Bourbon Street Hotel and Casino
Bourbon Street Hotel and Casino (named after New Orleans' Bourbon Street) was a small hotel and casino near the Las Vegas Strip in Paradise, Nevada. Opening in 1980 as the Shenandoah Hotel, the property was plagued with licensing and financial difficulties from the start. Ownership changed hands several times, with new proprietors often envisioning major renovations or redevelopment, but none of the plans came to fruition. Finally, in 2005, it was bought by Harrah's Entertainment (now Caesars Entertainment), who closed and demolished it.
|Bourbon Street Hotel and Casino|
|Location||Paradise, Nevada 89109|
|Address||120 E Flamingo Road|
|Opening date||February 1980|
|Closing date||18 October 2005|
|No. of rooms||166|
|Total gaming space||15,000 sq ft (1,400 m2)|
|Previous names||Shenandoah Hotel|
Shenandoah Hotel (1980-1985)Edit
The Shenandoah Hotel began as a $29-million project, named after the Las Vegas estate of singer Wayne Newton, who was a minority investor in the property. The hotel opened in February 1980. The opening of the casino was delayed, however, because of a Gaming Commission investigation into Shenandoah president John Harlow Tucker for a 1975 securities fraud conviction. Tucker's gaming license was ultimately denied, and he was ordered to sell his $1.8-million stake in the property. Newton also pulled out, opting instead to buy the Aladdin casino. The Shenandoah's landlord, Allarco Holdings of Edmonton, took over the project, and sought new investors to buy or lease the hotel, which was losing $500,000 a month.
Allarco was acquired in January 1981 by Carma Developers, a Calgary-based real estate company. Carma spent over two years trying unsuccessfully to sell the Shenandoah, before deciding to seek a gaming license to open the casino itself. Nevada passed a law in June 1985 to enable foreign companies to receive gaming licenses, and, weeks later, Carma was the first to take advantage of the new law. The property was reopened and rebranded as the Bourbon Street Hotel and Casino.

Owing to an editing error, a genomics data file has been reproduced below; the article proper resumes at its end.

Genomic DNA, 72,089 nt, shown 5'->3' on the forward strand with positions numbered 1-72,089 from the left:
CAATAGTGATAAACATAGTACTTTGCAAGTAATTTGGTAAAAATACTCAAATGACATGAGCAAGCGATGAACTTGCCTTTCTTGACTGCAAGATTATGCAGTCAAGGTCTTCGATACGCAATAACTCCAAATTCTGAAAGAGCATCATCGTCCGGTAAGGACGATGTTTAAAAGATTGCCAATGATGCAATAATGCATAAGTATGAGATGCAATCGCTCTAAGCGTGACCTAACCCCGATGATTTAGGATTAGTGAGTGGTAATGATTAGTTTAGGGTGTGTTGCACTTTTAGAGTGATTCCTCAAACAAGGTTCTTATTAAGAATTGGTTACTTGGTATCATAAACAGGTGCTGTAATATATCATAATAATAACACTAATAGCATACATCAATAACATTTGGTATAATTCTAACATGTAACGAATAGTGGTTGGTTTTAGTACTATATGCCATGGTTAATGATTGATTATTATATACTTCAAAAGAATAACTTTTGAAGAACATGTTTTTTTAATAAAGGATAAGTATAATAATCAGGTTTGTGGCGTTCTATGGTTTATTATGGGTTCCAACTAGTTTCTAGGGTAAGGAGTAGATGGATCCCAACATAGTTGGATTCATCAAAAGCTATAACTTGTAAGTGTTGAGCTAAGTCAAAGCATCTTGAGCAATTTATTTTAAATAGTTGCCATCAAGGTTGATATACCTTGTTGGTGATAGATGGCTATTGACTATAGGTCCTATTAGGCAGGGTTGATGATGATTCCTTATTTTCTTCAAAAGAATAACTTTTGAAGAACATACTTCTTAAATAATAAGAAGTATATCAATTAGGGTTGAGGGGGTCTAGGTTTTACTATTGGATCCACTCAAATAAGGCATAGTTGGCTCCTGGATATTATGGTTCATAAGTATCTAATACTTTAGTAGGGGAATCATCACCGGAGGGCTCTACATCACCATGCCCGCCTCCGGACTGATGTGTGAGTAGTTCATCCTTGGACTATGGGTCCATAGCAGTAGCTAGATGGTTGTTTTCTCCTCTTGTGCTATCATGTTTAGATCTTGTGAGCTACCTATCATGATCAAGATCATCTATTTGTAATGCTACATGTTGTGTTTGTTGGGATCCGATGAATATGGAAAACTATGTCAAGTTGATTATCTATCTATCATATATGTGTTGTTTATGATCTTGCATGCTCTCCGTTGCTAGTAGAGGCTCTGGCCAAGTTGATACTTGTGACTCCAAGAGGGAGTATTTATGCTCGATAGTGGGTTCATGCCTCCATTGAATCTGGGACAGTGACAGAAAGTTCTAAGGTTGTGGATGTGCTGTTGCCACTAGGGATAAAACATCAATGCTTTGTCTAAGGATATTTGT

Bourbon Street Hotel and Casino (1985-2005)Edit
In January 1988, Carma sold Bourbon Street to Las Vegas Investors Ltd., a firm run by two top executives of Hotel Investors Trust (now Starwood Hotels). The following month, the firm turned around and sold the property to Hotel Investors Trust, along with the King 8 Hotel, for a total of $35 million.
An agreement was announced in July 1995 to sell the property to Crown Casino Corp. for $10 million. However, Crown abandoned the deal in November, losing a $500,000 deposit, citing the possibility of more attractive opportunities, a lack of attractive financing, and declining profits at the property.
In August 1996, Starwood sold the property to Tarsadia Hotels for $7.8 million in cash plus $1 million in assumed debt. Starwood cited a strategic focus on "full-service, high-quality hotels." Tarsadia closed the property's casino and laid off its 400 workers, avoiding the complication of applying for a gaming license for its owner, Tusher Patel, who was not a U.S. citizen. Patel planned to build a timeshare tower on the site, in partnership with an unidentified major casino company, but the plan was scrapped when the partner pulled out.